Finding solutions for threats to corals
Currently only 10% of the households on Bonaire are connected to a central sewage system. Fortunately, this will change soon. Bonaire’s deputy Hennyson Thielman (Spatial Development, Infrastructure, Environment) recently announced that more neighborhoods will be connected to the sewage network.
Wastewater is a harmful for people, the ocean and corals
Why is this so important? A lot of untreated water from households and companies is discharged into the living environment. Wastewater is for people, the ocean, and precious corals. The untreated discharge of wastewater is an assessment for the health of the inhabitants and visitors of Bonaire. It can also cause the coral to die. There are several threats for corals, but wastewater is one of the biggest threats.
Therefore, WWF-NL welcomes this development regarding the sewage network on Bonaire. A few years ago, Kirsten Schuijt, the previous general director of WWF-NL, called on the Rutte IV cabinet to invest in a properly functioning wastewater treatment system on Bonaire, St. Eustatius, and Saba.
WWF-NL is working with local partners in the Water Circles project to find partial solutions for wastewater. The Water Circles partners consist of the Public Entity Bonaire (OLB), Stichting Nationale Parken Bonaire (STINAPA), Water- en Energiebedrijf Bonaire (WEB), Water Alliance and WWF-NL.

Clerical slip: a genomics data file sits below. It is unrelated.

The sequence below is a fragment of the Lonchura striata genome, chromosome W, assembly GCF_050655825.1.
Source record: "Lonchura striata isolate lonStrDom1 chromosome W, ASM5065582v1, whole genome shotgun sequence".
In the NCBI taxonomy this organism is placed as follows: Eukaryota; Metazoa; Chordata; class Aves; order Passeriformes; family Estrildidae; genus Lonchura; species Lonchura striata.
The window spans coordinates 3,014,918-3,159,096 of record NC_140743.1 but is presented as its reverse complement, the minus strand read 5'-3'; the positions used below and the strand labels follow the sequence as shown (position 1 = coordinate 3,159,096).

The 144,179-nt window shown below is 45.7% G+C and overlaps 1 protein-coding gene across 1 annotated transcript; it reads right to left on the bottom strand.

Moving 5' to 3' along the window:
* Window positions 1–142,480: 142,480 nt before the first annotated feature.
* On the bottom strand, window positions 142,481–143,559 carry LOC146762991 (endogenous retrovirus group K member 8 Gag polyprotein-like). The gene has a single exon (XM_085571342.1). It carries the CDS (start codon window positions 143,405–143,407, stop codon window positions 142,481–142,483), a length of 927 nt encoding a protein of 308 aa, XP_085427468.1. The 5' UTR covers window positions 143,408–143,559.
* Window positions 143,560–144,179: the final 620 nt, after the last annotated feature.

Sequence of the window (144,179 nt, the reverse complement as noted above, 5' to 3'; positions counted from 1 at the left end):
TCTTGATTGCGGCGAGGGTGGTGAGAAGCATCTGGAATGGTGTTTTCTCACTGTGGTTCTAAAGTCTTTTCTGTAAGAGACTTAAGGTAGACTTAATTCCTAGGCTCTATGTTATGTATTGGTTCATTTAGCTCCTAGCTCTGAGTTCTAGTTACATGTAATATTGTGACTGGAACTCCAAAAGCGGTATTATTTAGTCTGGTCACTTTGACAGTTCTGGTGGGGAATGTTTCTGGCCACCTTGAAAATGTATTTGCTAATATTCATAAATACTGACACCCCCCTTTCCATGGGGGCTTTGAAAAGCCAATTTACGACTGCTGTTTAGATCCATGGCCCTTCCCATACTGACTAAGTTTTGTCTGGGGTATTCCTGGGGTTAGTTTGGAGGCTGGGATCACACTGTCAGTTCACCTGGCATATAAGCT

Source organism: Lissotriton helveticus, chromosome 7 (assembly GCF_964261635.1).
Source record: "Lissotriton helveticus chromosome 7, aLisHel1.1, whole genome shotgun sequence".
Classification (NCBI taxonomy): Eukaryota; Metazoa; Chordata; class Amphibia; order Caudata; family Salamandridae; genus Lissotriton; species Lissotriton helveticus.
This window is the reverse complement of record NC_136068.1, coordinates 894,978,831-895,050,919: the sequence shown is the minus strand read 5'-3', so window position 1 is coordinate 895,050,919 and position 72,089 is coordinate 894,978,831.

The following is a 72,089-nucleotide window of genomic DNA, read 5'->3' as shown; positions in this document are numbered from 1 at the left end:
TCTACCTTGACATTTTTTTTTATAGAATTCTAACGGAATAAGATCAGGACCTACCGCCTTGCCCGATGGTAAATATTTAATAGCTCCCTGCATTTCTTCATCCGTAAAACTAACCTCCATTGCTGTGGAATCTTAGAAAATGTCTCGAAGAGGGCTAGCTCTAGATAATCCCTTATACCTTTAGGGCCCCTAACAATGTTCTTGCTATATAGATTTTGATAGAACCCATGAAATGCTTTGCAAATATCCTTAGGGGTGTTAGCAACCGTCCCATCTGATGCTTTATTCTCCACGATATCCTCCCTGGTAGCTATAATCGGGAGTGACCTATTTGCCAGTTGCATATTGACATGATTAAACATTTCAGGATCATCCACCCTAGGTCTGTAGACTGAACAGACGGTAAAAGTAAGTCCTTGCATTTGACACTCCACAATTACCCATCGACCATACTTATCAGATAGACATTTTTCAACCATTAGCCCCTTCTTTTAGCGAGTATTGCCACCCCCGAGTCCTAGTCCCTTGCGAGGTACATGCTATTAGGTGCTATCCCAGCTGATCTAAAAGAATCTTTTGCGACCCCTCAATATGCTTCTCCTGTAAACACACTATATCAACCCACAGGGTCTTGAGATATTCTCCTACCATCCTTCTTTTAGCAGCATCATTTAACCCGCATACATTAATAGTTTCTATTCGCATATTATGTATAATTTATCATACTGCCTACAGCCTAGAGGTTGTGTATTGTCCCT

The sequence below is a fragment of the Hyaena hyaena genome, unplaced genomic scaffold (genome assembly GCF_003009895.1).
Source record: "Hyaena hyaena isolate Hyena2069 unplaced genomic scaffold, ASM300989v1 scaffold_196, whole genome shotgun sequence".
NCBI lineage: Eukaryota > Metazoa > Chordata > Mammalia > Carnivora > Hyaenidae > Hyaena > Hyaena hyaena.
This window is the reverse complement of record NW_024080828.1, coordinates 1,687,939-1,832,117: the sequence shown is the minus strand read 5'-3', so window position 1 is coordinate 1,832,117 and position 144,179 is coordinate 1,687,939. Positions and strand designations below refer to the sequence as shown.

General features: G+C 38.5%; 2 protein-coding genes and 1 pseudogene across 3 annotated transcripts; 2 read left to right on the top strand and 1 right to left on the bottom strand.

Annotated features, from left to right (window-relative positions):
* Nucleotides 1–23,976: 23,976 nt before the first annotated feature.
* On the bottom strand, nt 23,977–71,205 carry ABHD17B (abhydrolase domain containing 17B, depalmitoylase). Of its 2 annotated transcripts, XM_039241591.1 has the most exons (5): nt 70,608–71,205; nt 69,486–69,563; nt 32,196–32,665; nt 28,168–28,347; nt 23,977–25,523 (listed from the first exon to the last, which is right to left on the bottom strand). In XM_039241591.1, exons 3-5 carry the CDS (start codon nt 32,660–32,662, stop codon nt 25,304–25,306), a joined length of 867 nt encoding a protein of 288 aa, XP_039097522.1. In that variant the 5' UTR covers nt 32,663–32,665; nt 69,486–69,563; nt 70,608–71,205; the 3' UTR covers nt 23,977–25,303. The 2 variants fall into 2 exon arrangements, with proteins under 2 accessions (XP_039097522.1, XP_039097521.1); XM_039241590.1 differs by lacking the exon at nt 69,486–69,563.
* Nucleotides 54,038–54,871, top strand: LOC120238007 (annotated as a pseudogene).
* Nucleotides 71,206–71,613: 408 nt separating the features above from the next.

Water Circles will realize a maximum of 5 pilot projects for decentralized wastewater treatment using proven and robust technologies in the field of (ecological) wastewater treatment. By ensuring that wastewater no longer leaks and washes away, but is treated and reused, the corals are better protected. With reuse you can think of rinse water, washing water, toilet water, irrigation water for agriculture and gardens, water for reforestation and ecologically healthy water as a supplement in ponds, reservoirs, and groundwater.
Ocean expert Monique van de Water: ” We strive for a win-win situation: protection of nature and cost savings of water for the user.”
Stony Coral Tissue Loss Disease
In addition to wastewater, the coral disease Stony Coral Tissue Loss Disease (SCTLD) is a major threat to corals. SCTLD is a highly contagious disease that affects corals, leading to tissue loss and eventually killing the coral colonies. It was first identified in Florida in 2014, since then it has spread to 22 countries in the Caribbean. In recent months, SCTLD has been observed in the waters of Bonaire and Curaçao. If action is not taken soon, this will be disastrous for the islands that depend heavily on the beautiful corals: the main attraction for tourists. WWF-NL has approached nature organizations to offer their support for working on an effective plan of action. “We are optimistic that through multiple interventions for different threats and in collaboration with partners, we will succeed in keeping the corals healthy,” said Monique.